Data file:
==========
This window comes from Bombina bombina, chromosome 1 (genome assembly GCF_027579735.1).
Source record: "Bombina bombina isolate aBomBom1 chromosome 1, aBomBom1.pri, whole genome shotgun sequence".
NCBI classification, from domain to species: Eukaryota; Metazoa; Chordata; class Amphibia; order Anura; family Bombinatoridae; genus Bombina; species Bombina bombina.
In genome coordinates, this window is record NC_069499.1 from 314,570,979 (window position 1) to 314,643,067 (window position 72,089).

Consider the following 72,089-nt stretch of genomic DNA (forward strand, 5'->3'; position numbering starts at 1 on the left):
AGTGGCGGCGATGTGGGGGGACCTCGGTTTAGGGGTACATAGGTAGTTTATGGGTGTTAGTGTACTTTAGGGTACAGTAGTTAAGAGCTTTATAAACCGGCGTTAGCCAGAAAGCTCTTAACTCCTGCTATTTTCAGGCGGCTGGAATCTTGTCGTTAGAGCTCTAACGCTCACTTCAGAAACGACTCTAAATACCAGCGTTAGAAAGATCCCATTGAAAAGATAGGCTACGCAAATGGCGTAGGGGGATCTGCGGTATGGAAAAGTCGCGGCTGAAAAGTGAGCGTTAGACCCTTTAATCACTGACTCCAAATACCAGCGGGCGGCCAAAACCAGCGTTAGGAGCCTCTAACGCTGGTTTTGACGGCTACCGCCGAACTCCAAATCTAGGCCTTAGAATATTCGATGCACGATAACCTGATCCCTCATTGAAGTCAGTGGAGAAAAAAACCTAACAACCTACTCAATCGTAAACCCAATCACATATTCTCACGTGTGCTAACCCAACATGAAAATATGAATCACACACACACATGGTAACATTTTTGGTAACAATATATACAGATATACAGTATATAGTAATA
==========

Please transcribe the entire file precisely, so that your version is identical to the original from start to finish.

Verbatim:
This window comes from Bombina bombina, chromosome 1 (genome assembly GCF_027579735.1).
Source record: "Bombina bombina isolate aBomBom1 chromosome 1, aBomBom1.pri, whole genome shotgun sequence".
NCBI classification, from domain to species: Eukaryota; Metazoa; Chordata; class Amphibia; order Anura; family Bombinatoridae; genus Bombina; species Bombina bombina.
In genome coordinates, this window is record NC_069499.1 from 314,570,979 (window position 1) to 314,643,067 (window position 72,089).

Consider the following 72,089-nt stretch of genomic DNA (forward strand, 5'->3'; position numbering starts at 1 on the left):
AGTGGCGGCGATGTGGGGGGACCTCGGTTTAGGGGTACATAGGTAGTTTATGGGTGTTAGTGTACTTTAGGGTACAGTAGTTAAGAGCTTTATAAACCGGCGTTAGCCAGAAAGCTCTTAACTCCTGCTATTTTCAGGCGGCTGGAATCTTGTCGTTAGAGCTCTAACGCTCACTTCAGAAACGACTCTAAATACCAGCGTTAGAAAGATCCCATTGAAAAGATAGGCTACGCAAATGGCGTAGGGGGATCTGCGGTATGGAAAAGTCGCGGCTGAAAAGTGAGCGTTAGACCCTTTAATCACTGACTCCAAATACCAGCGGGCGGCCAAAACCAGCGTTAGGAGCCTCTAACGCTGGTTTTGACGGCTACCGCCGAACTCCAAATCTAGGCCTTAGAATATTCGATGCACGATAACCTGATCCCTCATTGAAGTCAGTGGAGAAAAAAACCTAACAACCTACTCAATCGTAAACCCAATCACATATTCTCACGTGTGCTAACCCAACATGAAAATATGAATCACACACACACATGGTAACATTTTTGGTAACAATATATACAGATATACAGTATATAGTAATA